• It joins the nephrostome to the body of nephridium.

3. Body of nephridium

  • Consists of 2 parts, a short straight lobe and a long-twisted loop with a narrow apical part.
  • Straight lobe length is one half of the twisted loop.
  • The twisted loop is formed by 2 limbs – the proximal and distal limb.
  • Both limbs are twisted spirally around each other, the number of twists varies from 9 to 13.
  • The neck of the nephridium and terminal duct join together and remain connected with the proximal limb of the twisted loop.
  • While distal limb becomes straight lobe.
  • Internally nephridium is made of connective tissue matrix having long coiled nephridial duct forming loops.
  • There are 4 parallel tubules in the straight lobe, 3 in the basal part and 2 in the apical part of each limb of the twisted loop, and a single tubule in each of the neck and terminal duct.
  • 2 canals of the straight lobe out of 4 are ciliated line ciliated canal of the neck.

4. Terminal duct

  • The distal limb of the body of nephridium ends in a short and narrow duct, called the terminal duct.
  • It joins the nephridium with the septal excretory canal.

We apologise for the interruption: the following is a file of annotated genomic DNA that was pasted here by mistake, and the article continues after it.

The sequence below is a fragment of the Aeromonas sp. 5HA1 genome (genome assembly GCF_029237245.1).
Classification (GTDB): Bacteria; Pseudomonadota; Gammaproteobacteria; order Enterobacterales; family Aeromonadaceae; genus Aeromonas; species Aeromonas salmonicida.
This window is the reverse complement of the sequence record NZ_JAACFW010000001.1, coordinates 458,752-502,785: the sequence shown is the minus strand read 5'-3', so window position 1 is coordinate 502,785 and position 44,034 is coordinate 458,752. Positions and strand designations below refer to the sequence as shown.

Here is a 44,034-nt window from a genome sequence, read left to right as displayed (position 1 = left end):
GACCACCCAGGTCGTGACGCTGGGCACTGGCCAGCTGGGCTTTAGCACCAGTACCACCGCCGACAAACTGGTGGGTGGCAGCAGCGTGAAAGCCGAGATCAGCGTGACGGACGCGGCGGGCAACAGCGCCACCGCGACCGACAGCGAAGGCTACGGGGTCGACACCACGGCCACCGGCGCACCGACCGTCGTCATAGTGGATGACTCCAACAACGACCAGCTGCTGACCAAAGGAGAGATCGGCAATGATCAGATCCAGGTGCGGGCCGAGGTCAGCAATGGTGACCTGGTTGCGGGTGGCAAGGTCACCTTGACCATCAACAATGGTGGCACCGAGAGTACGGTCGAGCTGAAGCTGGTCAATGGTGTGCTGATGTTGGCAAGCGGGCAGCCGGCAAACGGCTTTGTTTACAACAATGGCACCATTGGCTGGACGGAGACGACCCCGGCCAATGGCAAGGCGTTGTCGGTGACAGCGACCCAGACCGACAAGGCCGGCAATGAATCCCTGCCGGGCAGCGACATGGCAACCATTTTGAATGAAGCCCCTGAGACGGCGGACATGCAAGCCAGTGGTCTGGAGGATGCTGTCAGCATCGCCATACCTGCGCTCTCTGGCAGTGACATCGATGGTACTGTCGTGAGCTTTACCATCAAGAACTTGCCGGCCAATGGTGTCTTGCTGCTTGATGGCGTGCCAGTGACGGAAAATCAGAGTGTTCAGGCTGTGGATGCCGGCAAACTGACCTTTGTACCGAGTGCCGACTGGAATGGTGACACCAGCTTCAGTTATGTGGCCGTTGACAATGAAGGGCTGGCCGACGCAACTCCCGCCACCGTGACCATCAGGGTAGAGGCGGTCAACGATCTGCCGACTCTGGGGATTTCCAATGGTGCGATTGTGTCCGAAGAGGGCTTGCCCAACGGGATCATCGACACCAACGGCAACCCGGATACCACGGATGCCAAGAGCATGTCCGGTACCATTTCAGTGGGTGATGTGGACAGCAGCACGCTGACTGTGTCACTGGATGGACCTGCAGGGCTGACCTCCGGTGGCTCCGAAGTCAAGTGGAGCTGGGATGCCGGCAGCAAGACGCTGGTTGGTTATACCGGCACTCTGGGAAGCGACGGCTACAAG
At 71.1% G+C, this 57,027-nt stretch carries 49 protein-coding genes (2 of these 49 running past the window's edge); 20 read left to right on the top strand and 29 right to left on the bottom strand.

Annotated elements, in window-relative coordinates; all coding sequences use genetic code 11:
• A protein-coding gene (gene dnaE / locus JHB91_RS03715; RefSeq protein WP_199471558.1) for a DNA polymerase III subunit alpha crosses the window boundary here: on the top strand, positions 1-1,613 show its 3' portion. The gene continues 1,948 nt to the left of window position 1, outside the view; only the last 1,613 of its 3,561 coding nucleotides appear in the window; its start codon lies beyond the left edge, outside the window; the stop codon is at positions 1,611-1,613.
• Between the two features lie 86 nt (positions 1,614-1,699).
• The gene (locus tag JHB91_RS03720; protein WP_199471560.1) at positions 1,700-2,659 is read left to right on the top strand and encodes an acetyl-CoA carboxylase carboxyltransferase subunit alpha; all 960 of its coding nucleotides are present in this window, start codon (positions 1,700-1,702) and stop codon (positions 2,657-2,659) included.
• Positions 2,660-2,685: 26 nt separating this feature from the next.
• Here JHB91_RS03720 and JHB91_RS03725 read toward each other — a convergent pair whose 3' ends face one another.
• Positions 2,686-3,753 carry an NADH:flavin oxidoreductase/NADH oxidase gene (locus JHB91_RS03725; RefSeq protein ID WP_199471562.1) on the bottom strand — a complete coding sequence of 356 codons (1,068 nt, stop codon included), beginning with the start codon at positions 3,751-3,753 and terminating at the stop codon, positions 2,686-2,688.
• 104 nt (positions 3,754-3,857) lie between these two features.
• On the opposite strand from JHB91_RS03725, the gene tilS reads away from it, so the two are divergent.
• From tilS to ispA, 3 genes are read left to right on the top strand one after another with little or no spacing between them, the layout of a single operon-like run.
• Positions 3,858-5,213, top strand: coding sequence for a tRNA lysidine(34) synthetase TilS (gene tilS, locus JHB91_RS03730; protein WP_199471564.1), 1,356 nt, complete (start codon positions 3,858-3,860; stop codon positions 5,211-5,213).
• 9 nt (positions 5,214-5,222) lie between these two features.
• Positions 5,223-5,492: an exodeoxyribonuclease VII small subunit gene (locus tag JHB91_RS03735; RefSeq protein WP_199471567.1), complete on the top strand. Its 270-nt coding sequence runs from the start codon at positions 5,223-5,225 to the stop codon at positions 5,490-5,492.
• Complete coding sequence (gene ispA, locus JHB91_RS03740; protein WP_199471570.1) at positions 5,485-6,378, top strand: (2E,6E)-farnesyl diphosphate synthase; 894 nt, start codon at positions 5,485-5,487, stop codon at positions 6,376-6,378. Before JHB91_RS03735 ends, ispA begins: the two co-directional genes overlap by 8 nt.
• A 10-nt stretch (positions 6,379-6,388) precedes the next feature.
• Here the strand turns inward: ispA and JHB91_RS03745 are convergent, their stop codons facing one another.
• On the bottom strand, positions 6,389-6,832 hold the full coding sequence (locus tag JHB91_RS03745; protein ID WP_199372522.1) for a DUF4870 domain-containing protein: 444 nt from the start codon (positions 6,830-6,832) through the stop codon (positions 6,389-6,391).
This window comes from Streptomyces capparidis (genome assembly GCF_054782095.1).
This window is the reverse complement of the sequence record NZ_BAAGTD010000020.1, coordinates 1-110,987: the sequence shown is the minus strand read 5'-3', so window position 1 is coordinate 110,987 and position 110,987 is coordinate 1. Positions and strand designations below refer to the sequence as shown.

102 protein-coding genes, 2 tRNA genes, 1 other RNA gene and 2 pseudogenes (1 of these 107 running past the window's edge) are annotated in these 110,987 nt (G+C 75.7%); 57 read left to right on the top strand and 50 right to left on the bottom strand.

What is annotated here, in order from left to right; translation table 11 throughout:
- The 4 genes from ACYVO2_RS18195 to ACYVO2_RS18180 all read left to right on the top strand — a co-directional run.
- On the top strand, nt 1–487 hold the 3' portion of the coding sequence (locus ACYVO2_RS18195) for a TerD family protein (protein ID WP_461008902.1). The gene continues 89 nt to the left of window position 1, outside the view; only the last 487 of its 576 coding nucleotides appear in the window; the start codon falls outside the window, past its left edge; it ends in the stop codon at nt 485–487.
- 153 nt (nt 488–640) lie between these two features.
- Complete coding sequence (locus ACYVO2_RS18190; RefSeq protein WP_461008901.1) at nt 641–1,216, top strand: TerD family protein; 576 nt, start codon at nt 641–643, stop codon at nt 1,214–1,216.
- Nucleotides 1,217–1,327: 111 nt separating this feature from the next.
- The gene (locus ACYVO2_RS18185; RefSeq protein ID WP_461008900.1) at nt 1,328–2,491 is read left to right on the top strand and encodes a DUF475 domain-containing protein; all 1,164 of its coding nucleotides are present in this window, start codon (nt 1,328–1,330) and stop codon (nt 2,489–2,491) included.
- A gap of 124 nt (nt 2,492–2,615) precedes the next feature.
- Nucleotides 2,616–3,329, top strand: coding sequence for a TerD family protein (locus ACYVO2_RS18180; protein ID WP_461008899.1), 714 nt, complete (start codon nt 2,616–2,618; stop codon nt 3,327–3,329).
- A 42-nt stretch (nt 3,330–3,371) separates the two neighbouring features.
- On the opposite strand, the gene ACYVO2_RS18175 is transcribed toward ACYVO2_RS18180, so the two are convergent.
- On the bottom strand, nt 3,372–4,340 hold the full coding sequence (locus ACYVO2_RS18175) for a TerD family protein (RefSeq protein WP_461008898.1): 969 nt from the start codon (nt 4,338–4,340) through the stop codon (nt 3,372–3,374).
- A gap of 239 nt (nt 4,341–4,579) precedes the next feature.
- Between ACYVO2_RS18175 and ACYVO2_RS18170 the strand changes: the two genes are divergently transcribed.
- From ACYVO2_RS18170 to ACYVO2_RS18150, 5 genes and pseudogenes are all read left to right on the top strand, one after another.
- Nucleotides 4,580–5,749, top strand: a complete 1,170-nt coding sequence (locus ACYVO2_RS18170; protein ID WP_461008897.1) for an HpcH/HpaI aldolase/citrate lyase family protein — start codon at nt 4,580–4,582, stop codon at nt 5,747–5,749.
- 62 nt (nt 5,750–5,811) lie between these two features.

what is another name for nephridia?
what is another name for nephridia?

Integumentary Nephridia

In each segment of the body from 7th to the last segment, numerous nephridia are found attached inside the lining of the body wall. These are called integumentary nephridia which are about 200-250 in each segment except the segment of the clitellar region where they number 2,000-2,500 in each segment.

These nephridia are small-sized, without nephrostome and without any opening into the coelom.

Hence, they are called closed type of nephridia. Each integumentary nephridium is V-shaped with a short straight lobe and a twisted loop, its lumen has two ciliated canals. Each nephridium opens by a nephridiopore on the outer surface of the body wall directly. Since the integumentary nephridia discharge the excretory wastes directly outside, hence, they are called exonephric nephridia.

pharyngeal nephridia​

  • Occurs as paired tufts on either side of pharynx and esophagus in the 4th, 5th, and 6th segments.
  • The tufts of pharyngeal nephridia also contain blood glands.
  • Each nephridium is bout the size of a septal nephridium but is of the closed type having no funnel or nephrostome.
  • It has a short straight lobe and a spirally twisted loop; its lumen has ciliated canals.
  • In each tuft, the terminal ducts of all tubules join to form a single thick-walled common duct.
  • Thus, there are 3 pairs of common pharyngeal nephridial ducts, which run anteriorly parallel to the ventral nerve cord.